The finding of the auditor that the deceased was contributorily negligent cannot be disturbed, and an examination of the entire record leads to the conclusion that the defendant's motion should have been granted. Messenger v. Dennie, 137 Mass. 197 ; S. C. 141 Mass. 335 . Mills v. Powers, 216 Mass. 36 . Gibb v. Hardwick, 241 Mass. 546 . Will v. Boston Elevated Railway, 247 Mass. 250 . Stevens v. Boston Elevated Railway, 250 Mass. 288 , 290. Gavin v. Jacobs, 259 Mass. 23 . See Costa v. Slade, 281 Mass. 200 ; Baker v. Davis, 299 Mass. 345 , 347.
It is unnecessary to consider in detail the force and effect of the defendant's answers to some of the plaintiff's interrogatories that were put in evidence; it is sufficient to say that they do not aid the plaintiff.
Judgment for the defendant.
[Note 1] This contention, as stated in the plaintiff's brief, was as follows:
"It is submitted that there was sufficient evidence from which the jury could have found the defendant negligent, and that, having arrived at that conclusion, the auditor's finding that the deceased was not in the exercise of due care was deprived of its artificial legal effect.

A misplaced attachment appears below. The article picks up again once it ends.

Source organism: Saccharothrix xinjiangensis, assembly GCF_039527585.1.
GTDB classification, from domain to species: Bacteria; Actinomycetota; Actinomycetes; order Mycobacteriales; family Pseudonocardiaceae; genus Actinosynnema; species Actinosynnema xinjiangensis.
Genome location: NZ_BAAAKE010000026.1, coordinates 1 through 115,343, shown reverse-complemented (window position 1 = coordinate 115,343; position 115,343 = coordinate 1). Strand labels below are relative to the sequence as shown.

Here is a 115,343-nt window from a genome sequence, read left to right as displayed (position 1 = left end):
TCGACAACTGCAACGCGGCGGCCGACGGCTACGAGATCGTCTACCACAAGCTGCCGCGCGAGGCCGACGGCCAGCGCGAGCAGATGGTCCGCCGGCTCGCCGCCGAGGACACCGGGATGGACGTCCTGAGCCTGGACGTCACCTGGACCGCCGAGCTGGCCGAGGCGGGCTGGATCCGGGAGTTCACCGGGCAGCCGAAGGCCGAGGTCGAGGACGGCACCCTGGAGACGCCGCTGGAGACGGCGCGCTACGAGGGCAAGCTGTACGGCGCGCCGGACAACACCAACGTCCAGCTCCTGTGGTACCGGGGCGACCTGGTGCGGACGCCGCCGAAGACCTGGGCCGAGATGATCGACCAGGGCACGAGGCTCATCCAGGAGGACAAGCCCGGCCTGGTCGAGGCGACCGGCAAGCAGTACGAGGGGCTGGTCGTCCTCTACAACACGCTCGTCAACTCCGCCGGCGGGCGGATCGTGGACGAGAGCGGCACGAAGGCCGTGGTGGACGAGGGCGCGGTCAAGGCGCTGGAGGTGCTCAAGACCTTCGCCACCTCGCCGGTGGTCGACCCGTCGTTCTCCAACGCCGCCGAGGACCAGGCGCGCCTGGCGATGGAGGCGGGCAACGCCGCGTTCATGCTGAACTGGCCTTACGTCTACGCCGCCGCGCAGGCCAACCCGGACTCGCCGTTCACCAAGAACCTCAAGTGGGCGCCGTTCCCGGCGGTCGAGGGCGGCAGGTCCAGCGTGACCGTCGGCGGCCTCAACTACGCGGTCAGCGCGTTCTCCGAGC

"It is clear that the auditor's theory of the happening of the accident was that the deceased rode out across the middle of the street at a time when the defendant, who was on his right side of the street, was moving at a reasonable speed. He therefore placed the blame for the accident on the deceased. Naturally his view of the deceased's movements must have depended on his conclusions as to the defendant's conduct and vice versa. The defendant's speed, position on the street, etc., therefore were vital factors in the auditor's general conclusions, and if the jury could have come to a different conclusion on these points it was entitled to draw a conclusion contrary to the auditor's on the question of the deceased's due care.
"The evidence already referred to in this brief shows that the jury was justified in adopting a theory of the accident radically different from the auditor's theory.
"Since the evidence warranted a finding that the defendant was negligent, a finding contrary to that of the auditor on the point, it follows that the finding by the auditor concerning the deceased's due care being inextricably bound up with the defendant's conduct could no longer retain any prima facie effect, and the statutory presumption of due care required that the question whether the presumption had been rebutted be submitted to the jury." -- REPORTER.